It's the title of a horror story by Ramsey Campbell. Among the creepiest stories I've ever read. In synopsis, it's like this:
It's a rainy, gloomy night. Two men, looking for a taxi, decide to share the first one they find. During the taxi drive, they begin to discuss perspectives, and the thought that we do not truly see things for what they are. We see things as we have been trained to see them. One of the men is a worshipper of Daoloth, the render of the veils. Daoloth is the deity who renders the veils that keep humans from seeing what truly is. This man is about to perform a ritual to Daoloth, so Daoloth may remove the veils.
The other enthusiastically agrees and they head to the first's house to perform the ritual. The next morning, police finds both the men dead. They also find a very creepy audio recording of what transpired that night.
I read this story a long time ago. But it has always been at the back of my head. What if what we see, what we feel (as in sensory perception), what we hear, what if it is all a figment of our imagination? An imagination that we have been brought up with?
It struck me how much the perspective changes the way we see things recently. Friends of my parents came home one night. My entire family was at our shop at the other end of the city. I offered to go along with the friends to the shop, since they were not from Pune and didn't know the roads. And it changed the way I see Pune.
Having travelled the length and breadth of the city on a two wheeler for most of my life (generous thank you to the folks at Kinetic Engineering and Honda Motor Scooter India, for the unforgettable experiences I've had on a Kinetic Honda, a Kinetic Nova and a Honda Activa, before my current beast), all the development was unnoticed. I'd seen it change slowly, seen it evolve. But when was the last time I'd travelled through Pune sitting in the back of an Army Gypsy vehicle? A VERY long time ago. Sitting in a Gypsy again, it suddely showed me the contrasts in the Pune of old and the new Pune. It showed me the immense development that had taken place in my city. The city I'd lived in for years. It felt an alien city suddenly.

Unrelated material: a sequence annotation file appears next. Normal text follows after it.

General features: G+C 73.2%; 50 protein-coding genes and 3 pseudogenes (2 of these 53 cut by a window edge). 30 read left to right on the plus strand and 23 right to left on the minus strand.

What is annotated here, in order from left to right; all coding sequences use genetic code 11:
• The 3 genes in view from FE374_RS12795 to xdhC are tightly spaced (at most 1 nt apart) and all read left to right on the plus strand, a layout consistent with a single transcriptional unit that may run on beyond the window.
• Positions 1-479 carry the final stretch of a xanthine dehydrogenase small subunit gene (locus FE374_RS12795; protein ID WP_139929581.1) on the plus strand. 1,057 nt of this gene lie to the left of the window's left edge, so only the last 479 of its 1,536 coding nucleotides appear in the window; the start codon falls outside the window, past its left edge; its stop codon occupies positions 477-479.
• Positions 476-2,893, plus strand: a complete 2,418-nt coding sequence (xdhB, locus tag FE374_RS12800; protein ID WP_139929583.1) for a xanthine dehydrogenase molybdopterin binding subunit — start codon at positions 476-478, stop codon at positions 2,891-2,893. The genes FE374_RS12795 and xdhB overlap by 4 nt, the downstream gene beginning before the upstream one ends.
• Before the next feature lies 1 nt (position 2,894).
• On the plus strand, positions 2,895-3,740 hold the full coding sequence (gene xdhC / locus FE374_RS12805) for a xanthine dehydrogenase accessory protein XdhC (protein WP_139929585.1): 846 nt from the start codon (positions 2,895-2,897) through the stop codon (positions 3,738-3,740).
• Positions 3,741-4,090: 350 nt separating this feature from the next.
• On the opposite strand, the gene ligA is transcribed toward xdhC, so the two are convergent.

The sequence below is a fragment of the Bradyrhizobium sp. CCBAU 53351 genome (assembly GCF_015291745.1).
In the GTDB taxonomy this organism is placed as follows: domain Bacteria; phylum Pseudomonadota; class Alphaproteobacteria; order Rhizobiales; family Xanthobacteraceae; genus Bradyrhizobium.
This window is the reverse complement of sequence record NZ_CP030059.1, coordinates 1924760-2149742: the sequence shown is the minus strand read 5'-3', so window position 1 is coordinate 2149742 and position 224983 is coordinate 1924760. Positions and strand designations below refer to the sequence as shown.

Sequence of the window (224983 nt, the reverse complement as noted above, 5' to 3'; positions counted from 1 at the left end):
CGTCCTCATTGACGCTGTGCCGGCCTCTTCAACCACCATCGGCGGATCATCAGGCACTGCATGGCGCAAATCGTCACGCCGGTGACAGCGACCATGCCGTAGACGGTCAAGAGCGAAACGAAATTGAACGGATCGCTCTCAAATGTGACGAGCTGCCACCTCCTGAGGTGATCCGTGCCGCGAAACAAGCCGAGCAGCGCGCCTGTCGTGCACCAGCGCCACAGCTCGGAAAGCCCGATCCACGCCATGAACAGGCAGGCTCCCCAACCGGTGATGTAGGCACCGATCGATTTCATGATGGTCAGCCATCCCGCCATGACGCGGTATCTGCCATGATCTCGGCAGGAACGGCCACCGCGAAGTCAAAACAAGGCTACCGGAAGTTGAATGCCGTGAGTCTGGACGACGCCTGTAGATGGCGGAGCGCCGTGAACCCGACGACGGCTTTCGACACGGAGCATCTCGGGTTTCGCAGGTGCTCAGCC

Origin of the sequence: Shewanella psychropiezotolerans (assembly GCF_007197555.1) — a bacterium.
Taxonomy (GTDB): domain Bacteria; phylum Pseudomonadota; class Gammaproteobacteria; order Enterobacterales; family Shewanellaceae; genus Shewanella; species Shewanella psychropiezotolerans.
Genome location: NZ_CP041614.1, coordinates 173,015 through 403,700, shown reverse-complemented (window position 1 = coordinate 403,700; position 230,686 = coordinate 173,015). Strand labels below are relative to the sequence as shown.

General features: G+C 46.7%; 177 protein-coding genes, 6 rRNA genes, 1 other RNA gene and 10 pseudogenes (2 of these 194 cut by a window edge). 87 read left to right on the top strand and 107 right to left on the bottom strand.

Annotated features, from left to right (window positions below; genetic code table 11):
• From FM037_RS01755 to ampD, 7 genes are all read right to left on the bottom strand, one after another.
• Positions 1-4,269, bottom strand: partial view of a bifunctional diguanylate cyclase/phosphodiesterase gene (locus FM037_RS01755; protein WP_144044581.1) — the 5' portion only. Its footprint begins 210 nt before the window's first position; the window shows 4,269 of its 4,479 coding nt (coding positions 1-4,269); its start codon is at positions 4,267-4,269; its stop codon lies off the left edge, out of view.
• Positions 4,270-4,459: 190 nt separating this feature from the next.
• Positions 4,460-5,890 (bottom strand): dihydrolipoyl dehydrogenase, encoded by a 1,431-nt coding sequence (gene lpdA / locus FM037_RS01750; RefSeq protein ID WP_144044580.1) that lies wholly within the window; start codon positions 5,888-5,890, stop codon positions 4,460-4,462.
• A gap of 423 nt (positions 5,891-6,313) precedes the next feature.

Another example of this, is the realisation that my college is actually a very beautiful place. When you're busy with college activities, you seldom see how nice the place is. The other day, I took out my camera to take a couple of pics. The realisation didn't dawn on me until I'd started clicking. My college is beautiful. In bits anyway. And it took me the bast part of three years to realise that.
How deep does it go? How much of what we sense is real, and how much of it is what we're supposed to sense? Who can tell?